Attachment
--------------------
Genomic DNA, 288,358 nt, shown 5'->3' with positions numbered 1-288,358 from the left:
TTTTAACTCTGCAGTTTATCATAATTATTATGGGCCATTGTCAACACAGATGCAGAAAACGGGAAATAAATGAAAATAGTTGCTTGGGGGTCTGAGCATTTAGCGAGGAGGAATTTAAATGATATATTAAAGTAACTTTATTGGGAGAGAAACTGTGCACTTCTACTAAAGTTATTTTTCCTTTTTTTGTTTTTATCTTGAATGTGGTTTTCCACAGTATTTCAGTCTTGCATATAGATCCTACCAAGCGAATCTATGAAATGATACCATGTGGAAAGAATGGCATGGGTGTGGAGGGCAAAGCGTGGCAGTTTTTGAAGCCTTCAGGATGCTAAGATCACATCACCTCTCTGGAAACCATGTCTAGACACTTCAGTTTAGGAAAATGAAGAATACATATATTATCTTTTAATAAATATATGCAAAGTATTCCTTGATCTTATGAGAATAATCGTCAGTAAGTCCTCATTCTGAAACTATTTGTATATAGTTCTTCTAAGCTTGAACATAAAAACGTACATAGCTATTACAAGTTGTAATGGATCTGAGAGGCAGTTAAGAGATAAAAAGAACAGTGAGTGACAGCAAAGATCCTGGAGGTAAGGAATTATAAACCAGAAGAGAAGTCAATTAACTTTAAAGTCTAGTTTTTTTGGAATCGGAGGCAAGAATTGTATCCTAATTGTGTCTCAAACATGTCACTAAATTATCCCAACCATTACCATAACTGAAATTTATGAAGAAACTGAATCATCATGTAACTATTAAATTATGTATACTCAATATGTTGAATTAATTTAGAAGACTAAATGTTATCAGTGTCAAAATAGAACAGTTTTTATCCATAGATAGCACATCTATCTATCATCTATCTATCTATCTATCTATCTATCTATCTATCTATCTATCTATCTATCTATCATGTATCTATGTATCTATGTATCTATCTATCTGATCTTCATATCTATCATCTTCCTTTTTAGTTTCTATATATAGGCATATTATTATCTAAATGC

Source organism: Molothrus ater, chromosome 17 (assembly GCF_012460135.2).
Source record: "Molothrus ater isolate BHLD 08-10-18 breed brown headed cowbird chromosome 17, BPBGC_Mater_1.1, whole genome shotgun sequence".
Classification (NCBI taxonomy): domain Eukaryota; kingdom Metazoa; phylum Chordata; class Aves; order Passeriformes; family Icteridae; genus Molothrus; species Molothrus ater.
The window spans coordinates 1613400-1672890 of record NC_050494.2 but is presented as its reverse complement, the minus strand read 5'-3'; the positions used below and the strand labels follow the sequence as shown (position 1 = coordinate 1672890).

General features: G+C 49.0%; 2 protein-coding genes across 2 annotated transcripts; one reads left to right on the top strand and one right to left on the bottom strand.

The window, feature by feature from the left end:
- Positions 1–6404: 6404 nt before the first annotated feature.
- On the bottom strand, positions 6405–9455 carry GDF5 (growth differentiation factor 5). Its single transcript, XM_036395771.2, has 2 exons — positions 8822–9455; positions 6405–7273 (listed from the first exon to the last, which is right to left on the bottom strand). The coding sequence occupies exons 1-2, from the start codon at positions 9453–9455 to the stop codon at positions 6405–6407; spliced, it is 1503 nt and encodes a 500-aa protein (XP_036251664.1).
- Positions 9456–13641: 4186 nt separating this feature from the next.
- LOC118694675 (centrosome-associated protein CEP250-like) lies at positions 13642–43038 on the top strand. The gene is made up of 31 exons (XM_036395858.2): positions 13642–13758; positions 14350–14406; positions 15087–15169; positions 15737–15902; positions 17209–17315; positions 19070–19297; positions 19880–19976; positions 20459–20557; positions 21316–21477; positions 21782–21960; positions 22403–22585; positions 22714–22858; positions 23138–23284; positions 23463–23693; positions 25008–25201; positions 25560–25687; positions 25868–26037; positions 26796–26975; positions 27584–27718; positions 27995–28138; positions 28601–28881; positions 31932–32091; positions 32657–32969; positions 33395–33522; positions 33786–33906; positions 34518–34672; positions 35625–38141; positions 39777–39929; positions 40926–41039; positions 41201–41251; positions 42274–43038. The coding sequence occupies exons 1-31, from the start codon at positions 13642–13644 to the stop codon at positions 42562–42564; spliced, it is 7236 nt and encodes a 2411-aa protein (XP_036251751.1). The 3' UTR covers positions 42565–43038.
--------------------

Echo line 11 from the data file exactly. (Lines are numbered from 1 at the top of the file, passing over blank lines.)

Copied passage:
- Positions 9456–13641: 4186 nt separating this feature from the next.